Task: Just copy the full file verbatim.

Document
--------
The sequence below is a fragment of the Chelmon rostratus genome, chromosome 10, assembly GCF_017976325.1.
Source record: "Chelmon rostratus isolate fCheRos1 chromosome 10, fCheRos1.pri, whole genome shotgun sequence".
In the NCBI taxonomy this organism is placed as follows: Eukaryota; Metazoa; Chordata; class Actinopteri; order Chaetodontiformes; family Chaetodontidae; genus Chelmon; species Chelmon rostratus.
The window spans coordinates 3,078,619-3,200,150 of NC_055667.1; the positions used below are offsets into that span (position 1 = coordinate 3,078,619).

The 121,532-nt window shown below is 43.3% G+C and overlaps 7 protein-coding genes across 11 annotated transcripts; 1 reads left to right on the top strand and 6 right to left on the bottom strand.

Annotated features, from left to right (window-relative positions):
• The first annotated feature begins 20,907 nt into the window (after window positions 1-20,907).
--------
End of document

The sequence below is a fragment of the Chelmon rostratus genome, chromosome 10, assembly GCF_017976325.1.
Source record: "Chelmon rostratus isolate fCheRos1 chromosome 10, fCheRos1.pri, whole genome shotgun sequence".
In the NCBI taxonomy this organism is placed as follows: Eukaryota; Metazoa; Chordata; class Actinopteri; order Chaetodontiformes; family Chaetodontidae; genus Chelmon; species Chelmon rostratus.
The window spans coordinates 3,078,619-3,200,150 of NC_055667.1; the positions used below are offsets into that span (position 1 = coordinate 3,078,619).

The 121,532-nt window shown below is 43.3% G+C and overlaps 7 protein-coding genes across 11 annotated transcripts; 1 reads left to right on the top strand and 6 right to left on the bottom strand.

Annotated features, from left to right (window-relative positions):
• The first annotated feature begins 20,907 nt into the window (after window positions 1-20,907).